From David Hackett Fischer’s Liberty and Freedom: A Visual History of America’s Founding Ideas, we see that the Backcountry had its own ideal of liberty:
“The Westmoreland men gave their rattlesnake a set of thirteen rattles, with a fourteenth beginning to form in the hope that Canada would join the cause. Beneath the rattlesnake was a blunt motto: “Don’t Tread on Me.” Above was the cipher JP, for John Proctor, and the letters I.B.W.C.P., for the Independent Battalion of Westmoreland County, Pennsylvania.
The design of its flag, its British Union Jack, and its hopeful allusion to Canada all date it in the first months of the Revolution, probably in mid-1775. This would make it one of the earliest rattlesnake symbols, but others may have been earlier. Another rattlesnake flag was adopted by the Pennsylvania Rifle Regiment, which had been raised in 1775. It was recruited throughout the colony, but the leading authority writes that “frontier areas had a disproportionately heavy representation.” Its second battalion came mostly from Lancaster, Cumberland, Northumberland, York, and Westmoreland counties and drew largely from North British and Ulster families. …
After the fighting began in 1775, the serpent became a rattlesnake and its symbolism changed in many ways. The serpent had been a generic European creature; the rattlesnake was an American species, unique to the New World. The European serpent had looked very weak and desperately wounded, even on the edge of death; the American rattlesnake was strong, healthy, and dangerous. His fangs were bared, his rattles were erect, and he was tightly coiled and ready to strike. Most important, the European serpent was an emblem of unity; the American rattlesnake became a symbol of liberty.
To observers from other cultures, it seemed a strange choice for a sacred emblem. Not many people have chosen to represent their most cherished principle as a poisonous reptile …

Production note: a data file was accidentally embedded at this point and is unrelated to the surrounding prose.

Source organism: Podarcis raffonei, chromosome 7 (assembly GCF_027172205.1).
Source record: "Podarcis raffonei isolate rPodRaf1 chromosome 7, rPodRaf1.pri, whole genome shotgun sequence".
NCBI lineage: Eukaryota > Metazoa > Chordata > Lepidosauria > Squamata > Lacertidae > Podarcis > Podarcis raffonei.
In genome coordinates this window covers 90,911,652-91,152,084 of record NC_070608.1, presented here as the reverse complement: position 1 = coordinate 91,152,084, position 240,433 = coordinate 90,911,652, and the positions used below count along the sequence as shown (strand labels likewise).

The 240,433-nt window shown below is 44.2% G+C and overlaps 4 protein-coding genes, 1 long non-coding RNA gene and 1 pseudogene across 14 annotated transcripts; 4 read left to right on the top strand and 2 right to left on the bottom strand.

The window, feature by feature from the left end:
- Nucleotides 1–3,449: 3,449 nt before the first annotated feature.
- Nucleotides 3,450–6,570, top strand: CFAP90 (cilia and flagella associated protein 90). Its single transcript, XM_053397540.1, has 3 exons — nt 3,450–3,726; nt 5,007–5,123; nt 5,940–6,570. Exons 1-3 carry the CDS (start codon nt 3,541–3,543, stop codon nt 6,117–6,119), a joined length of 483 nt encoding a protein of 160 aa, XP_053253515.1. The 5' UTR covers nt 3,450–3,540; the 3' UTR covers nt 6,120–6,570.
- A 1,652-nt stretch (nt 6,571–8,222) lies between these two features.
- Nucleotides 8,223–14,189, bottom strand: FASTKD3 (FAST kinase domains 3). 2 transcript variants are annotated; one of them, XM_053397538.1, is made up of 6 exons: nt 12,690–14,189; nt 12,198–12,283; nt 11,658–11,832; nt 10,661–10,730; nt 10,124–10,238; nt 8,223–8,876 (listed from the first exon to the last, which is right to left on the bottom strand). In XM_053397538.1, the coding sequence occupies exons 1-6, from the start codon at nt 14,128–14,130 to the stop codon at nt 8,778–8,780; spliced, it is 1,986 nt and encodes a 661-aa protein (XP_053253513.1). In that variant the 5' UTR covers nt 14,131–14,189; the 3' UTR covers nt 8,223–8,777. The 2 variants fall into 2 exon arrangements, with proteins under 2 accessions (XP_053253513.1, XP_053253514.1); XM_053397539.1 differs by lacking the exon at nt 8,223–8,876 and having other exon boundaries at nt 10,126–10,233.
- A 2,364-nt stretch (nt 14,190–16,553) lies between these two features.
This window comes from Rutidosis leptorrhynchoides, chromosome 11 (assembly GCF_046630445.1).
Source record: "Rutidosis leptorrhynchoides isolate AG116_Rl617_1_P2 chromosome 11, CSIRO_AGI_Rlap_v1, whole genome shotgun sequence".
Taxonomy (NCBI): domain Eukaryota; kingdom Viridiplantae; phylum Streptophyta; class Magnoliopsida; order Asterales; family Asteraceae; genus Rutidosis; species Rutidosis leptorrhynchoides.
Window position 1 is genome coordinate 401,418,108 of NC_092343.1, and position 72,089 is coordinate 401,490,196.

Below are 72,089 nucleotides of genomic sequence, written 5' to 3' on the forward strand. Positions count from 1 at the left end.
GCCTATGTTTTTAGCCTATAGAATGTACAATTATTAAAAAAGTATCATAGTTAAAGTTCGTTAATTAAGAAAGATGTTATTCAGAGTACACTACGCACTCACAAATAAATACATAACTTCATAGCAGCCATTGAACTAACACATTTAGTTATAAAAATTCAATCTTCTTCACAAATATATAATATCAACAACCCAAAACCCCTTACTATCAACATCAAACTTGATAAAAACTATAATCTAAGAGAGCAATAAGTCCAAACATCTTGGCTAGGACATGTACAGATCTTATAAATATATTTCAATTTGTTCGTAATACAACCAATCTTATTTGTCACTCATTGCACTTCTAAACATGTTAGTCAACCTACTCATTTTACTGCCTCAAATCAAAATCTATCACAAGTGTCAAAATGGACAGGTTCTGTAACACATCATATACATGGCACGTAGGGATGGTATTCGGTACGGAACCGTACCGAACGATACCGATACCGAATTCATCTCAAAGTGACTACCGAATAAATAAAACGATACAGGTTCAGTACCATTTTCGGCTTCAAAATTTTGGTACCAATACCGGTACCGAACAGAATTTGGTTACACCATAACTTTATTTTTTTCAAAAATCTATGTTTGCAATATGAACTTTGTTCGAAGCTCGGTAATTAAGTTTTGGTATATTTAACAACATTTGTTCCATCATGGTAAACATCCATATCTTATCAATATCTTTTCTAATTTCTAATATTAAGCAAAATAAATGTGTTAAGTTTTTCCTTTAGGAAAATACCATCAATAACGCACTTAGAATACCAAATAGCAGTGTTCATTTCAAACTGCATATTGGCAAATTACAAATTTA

The solitary rattlesnake symbolized liberty of a special kind. The motto summarized it in a sentence “Don’t tread on me.” This was the only early American emblem of liberty and freedom to be cast in the first person singular. Here was an image of personal liberty, very different from the collective symbols of belonging that were widely used in New England but much like other backcountry expressions of liberty. The leading example was Patrick Henry’s famous cry: “Give me liberty!”
It also warned the world, “Leave me alone, let me be, keep your distance, don’t tread on my turf.” This was an idea that had a strong appeal to settlers in the American backcountry, and especially to the settlers who came from the borders of North Britain. These people came from northern Ireland, the marshes of Wales, the Scottish lowlands, and the six northern counties of England. They differed in ethnicity and religion but shared a common history and culture that had developed in the borderlands …”
Give ME Liberty. Leave ME alone. Such was the Backcountry’s ideal of liberty.
The “liberty” that the Backcountry was fighting for in the American Revolution had nothing to do with classical liberalism, modern liberalism, conservatism or libertarianism. It was a clannish version of liberty that had organically grown out of the Scots-Irish historical experience.
Observe how the three versions of Southern liberty lack a sense of universal equality: the Carolina’s Chivalry’s sense of rank, the Virginia Cavalier’s libertas, and the Scots-Irish’s leave me the hell alone. “Liberty” meant something else in the Northern colonies.